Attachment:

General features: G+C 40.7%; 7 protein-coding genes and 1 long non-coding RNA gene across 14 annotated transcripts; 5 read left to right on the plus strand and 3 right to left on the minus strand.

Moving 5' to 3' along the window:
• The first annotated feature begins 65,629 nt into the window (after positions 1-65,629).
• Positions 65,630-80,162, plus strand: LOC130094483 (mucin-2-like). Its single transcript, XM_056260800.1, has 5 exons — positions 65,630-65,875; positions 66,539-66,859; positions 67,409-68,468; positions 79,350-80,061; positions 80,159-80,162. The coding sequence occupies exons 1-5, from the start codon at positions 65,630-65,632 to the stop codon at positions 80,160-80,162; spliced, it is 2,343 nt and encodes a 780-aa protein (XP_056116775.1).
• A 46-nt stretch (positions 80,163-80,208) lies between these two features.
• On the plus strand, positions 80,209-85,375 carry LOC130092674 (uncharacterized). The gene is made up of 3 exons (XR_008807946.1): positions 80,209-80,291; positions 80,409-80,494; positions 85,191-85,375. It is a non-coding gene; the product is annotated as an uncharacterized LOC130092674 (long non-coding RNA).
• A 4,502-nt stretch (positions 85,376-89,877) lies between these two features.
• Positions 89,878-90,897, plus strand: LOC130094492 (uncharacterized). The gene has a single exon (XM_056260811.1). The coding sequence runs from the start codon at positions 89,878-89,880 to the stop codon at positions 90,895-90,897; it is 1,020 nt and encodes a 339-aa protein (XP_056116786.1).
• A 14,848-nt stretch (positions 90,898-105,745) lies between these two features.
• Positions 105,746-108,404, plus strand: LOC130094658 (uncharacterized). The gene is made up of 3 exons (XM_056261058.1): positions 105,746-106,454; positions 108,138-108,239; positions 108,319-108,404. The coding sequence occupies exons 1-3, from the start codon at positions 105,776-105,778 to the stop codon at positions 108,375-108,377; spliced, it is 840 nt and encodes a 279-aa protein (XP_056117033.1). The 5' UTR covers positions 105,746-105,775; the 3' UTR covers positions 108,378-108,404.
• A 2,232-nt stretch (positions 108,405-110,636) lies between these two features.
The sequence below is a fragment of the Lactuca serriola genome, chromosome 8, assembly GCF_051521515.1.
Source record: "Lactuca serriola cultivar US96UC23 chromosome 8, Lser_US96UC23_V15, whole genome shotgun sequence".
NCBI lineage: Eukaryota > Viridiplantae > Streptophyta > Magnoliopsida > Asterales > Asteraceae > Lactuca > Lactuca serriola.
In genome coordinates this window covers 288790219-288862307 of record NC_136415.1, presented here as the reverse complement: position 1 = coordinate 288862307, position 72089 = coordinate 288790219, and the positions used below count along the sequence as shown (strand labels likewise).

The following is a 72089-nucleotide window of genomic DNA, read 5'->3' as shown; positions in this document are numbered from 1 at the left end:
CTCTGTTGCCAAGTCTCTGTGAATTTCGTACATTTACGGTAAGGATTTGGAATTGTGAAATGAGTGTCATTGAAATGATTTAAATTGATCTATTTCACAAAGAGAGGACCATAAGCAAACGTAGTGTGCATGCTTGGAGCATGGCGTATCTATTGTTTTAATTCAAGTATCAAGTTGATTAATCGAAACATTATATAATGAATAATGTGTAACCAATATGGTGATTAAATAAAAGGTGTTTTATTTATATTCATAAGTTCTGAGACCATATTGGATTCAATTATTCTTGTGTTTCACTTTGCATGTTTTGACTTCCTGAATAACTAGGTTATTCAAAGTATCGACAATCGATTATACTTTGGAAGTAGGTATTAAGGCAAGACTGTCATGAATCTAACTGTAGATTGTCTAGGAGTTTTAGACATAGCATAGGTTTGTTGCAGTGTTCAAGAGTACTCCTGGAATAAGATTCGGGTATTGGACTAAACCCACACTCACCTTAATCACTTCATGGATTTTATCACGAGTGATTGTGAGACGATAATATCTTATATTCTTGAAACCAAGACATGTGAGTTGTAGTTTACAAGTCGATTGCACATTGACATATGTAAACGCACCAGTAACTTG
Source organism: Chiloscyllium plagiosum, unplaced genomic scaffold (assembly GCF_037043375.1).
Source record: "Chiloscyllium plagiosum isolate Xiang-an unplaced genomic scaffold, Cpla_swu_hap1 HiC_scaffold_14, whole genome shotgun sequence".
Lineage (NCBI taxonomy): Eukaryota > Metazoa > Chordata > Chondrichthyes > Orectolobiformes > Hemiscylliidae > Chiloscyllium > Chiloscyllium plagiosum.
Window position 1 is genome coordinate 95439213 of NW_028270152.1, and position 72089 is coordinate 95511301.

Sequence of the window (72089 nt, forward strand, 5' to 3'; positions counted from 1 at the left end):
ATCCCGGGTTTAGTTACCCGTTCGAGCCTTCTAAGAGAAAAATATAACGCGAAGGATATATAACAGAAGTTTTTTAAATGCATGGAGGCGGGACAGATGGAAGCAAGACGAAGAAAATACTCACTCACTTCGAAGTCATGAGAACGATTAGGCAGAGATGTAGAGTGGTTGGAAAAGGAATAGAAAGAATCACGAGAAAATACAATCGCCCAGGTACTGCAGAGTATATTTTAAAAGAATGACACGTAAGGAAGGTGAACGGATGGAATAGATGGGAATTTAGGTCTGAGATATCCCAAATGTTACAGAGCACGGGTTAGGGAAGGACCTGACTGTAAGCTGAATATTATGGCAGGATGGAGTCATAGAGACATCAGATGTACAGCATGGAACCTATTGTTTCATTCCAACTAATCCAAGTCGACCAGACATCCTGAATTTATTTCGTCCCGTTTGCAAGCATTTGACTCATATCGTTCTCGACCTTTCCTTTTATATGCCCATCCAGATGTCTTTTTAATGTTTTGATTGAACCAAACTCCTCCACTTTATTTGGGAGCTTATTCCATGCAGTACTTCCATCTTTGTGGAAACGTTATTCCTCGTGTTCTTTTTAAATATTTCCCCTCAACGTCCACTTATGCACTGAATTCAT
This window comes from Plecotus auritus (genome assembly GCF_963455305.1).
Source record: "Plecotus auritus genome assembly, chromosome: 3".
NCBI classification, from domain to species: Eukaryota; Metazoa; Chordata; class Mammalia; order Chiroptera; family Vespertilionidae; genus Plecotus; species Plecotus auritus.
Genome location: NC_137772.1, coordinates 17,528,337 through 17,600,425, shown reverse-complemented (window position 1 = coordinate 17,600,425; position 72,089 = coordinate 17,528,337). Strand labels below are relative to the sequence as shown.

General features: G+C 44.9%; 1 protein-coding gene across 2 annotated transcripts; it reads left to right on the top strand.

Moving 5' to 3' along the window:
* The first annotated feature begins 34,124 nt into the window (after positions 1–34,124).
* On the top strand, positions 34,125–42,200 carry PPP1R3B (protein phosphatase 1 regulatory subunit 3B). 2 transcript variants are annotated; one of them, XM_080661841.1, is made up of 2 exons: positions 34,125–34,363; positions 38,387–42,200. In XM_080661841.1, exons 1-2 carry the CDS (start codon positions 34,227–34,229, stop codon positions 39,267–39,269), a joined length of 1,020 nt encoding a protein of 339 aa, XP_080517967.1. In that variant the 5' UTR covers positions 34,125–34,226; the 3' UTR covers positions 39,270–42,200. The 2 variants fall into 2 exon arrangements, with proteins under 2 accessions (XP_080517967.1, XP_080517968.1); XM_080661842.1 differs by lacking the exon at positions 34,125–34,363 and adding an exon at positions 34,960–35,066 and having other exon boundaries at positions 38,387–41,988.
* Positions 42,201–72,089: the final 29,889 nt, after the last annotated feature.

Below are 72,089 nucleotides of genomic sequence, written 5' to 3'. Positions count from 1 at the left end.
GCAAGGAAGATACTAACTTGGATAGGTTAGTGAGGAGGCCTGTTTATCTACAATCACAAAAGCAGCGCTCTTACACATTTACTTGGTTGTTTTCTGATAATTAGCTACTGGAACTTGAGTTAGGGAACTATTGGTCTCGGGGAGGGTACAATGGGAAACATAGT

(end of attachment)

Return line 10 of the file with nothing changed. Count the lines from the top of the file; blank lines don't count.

• Positions 105,746-108,404, plus strand: LOC130094658 (uncharacterized). The gene is made up of 3 exons (XM_056261058.1): positions 105,746-106,454; positions 108,138-108,239; positions 108,319-108,404. The coding sequence occupies exons 1-3, from the start codon at positions 105,776-105,778 to the stop codon at positions 108,375-108,377; spliced, it is 840 nt and encodes a 279-aa protein (XP_056117033.1). The 5' UTR covers positions 105,746-105,775; the 3' UTR covers positions 108,378-108,404.